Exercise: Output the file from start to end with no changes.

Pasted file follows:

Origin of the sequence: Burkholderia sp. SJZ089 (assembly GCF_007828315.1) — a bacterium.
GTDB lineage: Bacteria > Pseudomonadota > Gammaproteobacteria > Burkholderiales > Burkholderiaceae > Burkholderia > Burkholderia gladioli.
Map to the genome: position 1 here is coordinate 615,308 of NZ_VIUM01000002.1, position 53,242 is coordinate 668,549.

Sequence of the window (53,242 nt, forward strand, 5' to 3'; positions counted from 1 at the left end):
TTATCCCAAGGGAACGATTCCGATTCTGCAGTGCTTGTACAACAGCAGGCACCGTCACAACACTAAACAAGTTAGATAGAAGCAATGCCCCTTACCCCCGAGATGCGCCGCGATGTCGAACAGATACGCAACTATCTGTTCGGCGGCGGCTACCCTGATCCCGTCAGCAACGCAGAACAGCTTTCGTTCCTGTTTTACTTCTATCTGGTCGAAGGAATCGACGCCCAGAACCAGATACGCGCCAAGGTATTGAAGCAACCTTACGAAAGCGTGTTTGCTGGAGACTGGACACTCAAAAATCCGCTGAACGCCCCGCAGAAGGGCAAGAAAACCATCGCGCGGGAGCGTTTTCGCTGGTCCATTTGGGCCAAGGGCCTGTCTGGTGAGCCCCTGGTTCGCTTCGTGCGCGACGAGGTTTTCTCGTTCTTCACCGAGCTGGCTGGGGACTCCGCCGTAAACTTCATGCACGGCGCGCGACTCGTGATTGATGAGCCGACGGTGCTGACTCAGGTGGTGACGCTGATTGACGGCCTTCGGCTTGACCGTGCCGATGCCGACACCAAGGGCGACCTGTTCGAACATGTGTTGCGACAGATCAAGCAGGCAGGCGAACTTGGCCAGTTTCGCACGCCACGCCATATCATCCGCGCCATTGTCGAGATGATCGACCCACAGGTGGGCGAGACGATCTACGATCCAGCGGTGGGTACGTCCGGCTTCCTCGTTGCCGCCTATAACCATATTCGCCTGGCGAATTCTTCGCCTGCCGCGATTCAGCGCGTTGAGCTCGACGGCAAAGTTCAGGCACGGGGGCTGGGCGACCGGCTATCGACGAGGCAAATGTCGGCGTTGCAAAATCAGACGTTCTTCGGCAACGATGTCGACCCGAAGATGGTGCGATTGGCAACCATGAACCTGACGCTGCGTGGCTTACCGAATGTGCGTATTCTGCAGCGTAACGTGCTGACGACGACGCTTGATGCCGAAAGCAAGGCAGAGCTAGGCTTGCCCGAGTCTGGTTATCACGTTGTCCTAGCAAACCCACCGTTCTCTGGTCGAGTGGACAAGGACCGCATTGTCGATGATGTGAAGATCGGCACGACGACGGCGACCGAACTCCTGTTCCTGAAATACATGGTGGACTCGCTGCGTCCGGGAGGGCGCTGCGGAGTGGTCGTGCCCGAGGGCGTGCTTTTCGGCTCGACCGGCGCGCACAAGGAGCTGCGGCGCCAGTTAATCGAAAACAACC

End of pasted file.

Origin of the sequence: Burkholderia sp. SJZ089 (assembly GCF_007828315.1) — a bacterium.
GTDB lineage: Bacteria > Pseudomonadota > Gammaproteobacteria > Burkholderiales > Burkholderiaceae > Burkholderia > Burkholderia gladioli.
Map to the genome: position 1 here is coordinate 615,308 of NZ_VIUM01000002.1, position 53,242 is coordinate 668,549.

Sequence of the window (53,242 nt, forward strand, 5' to 3'; positions counted from 1 at the left end):
TTATCCCAAGGGAACGATTCCGATTCTGCAGTGCTTGTACAACAGCAGGCACCGTCACAACACTAAACAAGTTAGATAGAAGCAATGCCCCTTACCCCCGAGATGCGCCGCGATGTCGAACAGATACGCAACTATCTGTTCGGCGGCGGCTACCCTGATCCCGTCAGCAACGCAGAACAGCTTTCGTTCCTGTTTTACTTCTATCTGGTCGAAGGAATCGACGCCCAGAACCAGATACGCGCCAAGGTATTGAAGCAACCTTACGAAAGCGTGTTTGCTGGAGACTGGACACTCAAAAATCCGCTGAACGCCCCGCAGAAGGGCAAGAAAACCATCGCGCGGGAGCGTTTTCGCTGGTCCATTTGGGCCAAGGGCCTGTCTGGTGAGCCCCTGGTTCGCTTCGTGCGCGACGAGGTTTTCTCGTTCTTCACCGAGCTGGCTGGGGACTCCGCCGTAAACTTCATGCACGGCGCGCGACTCGTGATTGATGAGCCGACGGTGCTGACTCAGGTGGTGACGCTGATTGACGGCCTTCGGCTTGACCGTGCCGATGCCGACACCAAGGGCGACCTGTTCGAACATGTGTTGCGACAGATCAAGCAGGCAGGCGAACTTGGCCAGTTTCGCACGCCACGCCATATCATCCGCGCCATTGTCGAGATGATCGACCCACAGGTGGGCGAGACGATCTACGATCCAGCGGTGGGTACGTCCGGCTTCCTCGTTGCCGCCTATAACCATATTCGCCTGGCGAATTCTTCGCCTGCCGCGATTCAGCGCGTTGAGCTCGACGGCAAAGTTCAGGCACGGGGGCTGGGCGACCGGCTATCGACGAGGCAAATGTCGGCGTTGCAAAATCAGACGTTCTTCGGCAACGATGTCGACCCGAAGATGGTGCGATTGGCAACCATGAACCTGACGCTGCGTGGCTTACCGAATGTGCGTATTCTGCAGCGTAACGTGCTGACGACGACGCTTGATGCCGAAAGCAAGGCAGAGCTAGGCTTGCCCGAGTCTGGTTATCACGTTGTCCTAGCAAACCCACCGTTCTCTGGTCGAGTGGACAAGGACCGCATTGTCGATGATGTGAAGATCGGCACGACGACGGCGACCGAACTCCTGTTCCTGAAATACATGGTGGACTCGCTGCGTCCGGGAGGGCGCTGCGGAGTGGTCGTGCCCGAGGGCGTGCTTTTCGGCTCGACCGGCGCGCACAAGGAGCTGCGGCGCCAGTTAATCGAAAACAACC